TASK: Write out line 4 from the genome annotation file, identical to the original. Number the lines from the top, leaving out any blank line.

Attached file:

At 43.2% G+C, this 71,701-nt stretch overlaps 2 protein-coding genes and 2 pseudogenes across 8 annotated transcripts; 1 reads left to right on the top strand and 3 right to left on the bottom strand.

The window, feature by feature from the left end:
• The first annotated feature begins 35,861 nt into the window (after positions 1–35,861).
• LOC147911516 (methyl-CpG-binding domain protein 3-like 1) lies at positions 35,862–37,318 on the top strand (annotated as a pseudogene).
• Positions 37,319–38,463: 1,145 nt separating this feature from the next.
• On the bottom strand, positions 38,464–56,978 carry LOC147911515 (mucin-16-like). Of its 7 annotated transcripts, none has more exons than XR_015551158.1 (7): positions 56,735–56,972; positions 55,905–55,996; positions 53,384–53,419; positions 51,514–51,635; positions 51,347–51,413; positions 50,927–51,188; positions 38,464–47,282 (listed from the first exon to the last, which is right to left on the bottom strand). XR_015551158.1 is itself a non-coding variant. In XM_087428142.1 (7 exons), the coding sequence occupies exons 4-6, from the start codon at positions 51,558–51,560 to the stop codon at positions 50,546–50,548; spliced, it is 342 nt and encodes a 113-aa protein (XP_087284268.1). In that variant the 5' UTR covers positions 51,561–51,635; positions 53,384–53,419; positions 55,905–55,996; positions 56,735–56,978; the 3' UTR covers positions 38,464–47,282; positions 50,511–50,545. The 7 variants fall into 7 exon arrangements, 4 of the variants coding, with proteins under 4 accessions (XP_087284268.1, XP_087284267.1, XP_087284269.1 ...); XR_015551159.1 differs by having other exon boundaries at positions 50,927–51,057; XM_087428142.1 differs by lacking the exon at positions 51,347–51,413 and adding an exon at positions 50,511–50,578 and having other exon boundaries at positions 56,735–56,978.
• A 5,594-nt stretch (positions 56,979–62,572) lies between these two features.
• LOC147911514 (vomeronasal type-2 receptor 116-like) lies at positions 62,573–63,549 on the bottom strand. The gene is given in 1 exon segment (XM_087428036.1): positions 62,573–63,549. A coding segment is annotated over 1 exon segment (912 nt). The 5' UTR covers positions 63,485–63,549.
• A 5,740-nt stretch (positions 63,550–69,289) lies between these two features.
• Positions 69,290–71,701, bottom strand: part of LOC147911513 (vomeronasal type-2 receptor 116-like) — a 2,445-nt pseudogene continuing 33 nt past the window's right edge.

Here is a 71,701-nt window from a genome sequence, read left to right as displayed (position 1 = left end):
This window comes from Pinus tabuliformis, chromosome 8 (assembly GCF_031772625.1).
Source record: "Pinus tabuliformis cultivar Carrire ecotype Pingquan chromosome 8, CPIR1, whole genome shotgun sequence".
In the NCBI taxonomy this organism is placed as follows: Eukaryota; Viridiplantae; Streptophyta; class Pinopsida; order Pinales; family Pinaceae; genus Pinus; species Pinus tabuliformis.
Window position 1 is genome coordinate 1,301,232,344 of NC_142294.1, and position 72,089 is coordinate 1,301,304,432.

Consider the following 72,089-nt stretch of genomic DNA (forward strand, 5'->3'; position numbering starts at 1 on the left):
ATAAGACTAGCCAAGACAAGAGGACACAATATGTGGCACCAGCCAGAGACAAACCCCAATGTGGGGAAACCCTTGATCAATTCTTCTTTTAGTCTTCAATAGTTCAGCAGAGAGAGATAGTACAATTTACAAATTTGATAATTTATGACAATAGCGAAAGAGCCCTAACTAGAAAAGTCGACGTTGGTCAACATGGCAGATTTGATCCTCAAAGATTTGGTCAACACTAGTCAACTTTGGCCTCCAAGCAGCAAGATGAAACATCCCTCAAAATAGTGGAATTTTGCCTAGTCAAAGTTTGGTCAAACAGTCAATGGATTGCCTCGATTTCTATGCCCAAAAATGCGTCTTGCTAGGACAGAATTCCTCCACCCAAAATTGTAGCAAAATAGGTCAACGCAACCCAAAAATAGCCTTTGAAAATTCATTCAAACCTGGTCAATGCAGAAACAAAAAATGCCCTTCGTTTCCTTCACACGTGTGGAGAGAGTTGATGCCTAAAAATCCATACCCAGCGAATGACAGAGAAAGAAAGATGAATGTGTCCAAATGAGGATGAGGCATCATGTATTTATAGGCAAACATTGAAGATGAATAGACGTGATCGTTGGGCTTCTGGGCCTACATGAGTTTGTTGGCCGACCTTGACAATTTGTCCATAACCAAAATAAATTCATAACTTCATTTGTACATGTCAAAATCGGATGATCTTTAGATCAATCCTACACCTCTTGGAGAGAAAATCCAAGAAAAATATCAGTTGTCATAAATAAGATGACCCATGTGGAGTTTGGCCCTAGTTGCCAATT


• LOC147911516 (methyl-CpG-binding domain protein 3-like 1) lies at positions 35,862–37,318 on the top strand (annotated as a pseudogene).